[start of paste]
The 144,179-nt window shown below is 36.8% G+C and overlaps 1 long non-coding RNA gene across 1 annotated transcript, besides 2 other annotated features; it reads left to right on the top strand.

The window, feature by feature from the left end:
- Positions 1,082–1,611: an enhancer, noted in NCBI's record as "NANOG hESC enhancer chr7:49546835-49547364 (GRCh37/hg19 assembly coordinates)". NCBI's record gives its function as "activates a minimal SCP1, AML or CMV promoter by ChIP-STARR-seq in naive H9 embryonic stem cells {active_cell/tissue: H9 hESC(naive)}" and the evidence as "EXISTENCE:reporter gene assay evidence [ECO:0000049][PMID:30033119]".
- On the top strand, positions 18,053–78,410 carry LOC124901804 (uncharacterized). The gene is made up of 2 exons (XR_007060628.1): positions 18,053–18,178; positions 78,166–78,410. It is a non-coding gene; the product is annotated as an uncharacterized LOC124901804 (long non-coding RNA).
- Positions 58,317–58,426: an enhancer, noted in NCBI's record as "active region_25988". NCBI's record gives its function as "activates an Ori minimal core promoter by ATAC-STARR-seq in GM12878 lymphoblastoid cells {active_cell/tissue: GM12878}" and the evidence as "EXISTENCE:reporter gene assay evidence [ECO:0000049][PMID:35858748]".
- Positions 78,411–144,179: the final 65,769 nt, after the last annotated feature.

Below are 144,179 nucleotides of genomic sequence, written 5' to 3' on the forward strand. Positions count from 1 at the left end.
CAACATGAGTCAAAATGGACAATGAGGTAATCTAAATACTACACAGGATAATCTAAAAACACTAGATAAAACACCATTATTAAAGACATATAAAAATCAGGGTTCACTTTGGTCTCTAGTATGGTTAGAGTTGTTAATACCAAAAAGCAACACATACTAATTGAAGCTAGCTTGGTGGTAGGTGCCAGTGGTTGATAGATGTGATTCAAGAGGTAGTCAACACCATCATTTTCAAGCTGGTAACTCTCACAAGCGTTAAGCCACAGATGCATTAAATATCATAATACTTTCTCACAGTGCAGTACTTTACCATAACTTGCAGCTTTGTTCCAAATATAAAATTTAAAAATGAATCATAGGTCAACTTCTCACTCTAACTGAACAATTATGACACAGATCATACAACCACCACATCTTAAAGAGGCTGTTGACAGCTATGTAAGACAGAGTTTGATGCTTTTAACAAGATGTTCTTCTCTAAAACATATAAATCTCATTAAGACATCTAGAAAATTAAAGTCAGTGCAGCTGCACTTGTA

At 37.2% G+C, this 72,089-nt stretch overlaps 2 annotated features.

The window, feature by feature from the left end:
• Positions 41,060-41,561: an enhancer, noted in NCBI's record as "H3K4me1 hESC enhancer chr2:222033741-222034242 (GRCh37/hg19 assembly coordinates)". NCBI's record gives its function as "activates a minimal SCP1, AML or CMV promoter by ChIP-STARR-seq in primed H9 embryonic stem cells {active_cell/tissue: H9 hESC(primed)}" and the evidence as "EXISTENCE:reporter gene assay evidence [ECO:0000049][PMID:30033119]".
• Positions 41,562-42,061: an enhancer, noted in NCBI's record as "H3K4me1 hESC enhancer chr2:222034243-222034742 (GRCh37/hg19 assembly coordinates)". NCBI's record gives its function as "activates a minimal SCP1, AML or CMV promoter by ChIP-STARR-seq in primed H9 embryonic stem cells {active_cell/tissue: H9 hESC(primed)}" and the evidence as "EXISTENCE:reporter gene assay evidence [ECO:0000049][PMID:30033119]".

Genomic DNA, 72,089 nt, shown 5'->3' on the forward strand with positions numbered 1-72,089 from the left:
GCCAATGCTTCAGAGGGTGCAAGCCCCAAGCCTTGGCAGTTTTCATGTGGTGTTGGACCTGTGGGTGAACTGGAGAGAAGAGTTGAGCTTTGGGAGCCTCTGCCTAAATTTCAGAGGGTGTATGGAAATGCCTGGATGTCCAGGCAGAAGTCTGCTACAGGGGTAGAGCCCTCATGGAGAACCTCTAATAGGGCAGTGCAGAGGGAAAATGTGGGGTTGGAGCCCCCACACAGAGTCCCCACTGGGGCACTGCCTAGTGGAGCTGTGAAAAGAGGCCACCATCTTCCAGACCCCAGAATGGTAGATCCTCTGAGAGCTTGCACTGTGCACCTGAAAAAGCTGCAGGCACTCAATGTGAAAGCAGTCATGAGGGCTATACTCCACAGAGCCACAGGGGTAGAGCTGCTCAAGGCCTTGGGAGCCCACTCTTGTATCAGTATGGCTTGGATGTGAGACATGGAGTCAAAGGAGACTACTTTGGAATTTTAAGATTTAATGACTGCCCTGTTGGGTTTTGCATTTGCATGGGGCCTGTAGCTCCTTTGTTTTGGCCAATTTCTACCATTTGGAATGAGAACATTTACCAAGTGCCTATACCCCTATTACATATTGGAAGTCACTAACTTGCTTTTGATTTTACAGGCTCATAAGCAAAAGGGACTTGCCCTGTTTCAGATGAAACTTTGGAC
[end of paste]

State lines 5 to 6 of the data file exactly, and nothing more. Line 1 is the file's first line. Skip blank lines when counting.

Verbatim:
- Positions 58,317–58,426: an enhancer, noted in NCBI's record as "active region_25988". NCBI's record gives its function as "activates an Ori minimal core promoter by ATAC-STARR-seq in GM12878 lymphoblastoid cells {active_cell/tissue: GM12878}" and the evidence as "EXISTENCE:reporter gene assay evidence [ECO:0000049][PMID:35858748]".
- Positions 78,411–144,179: the final 65,769 nt, after the last annotated feature.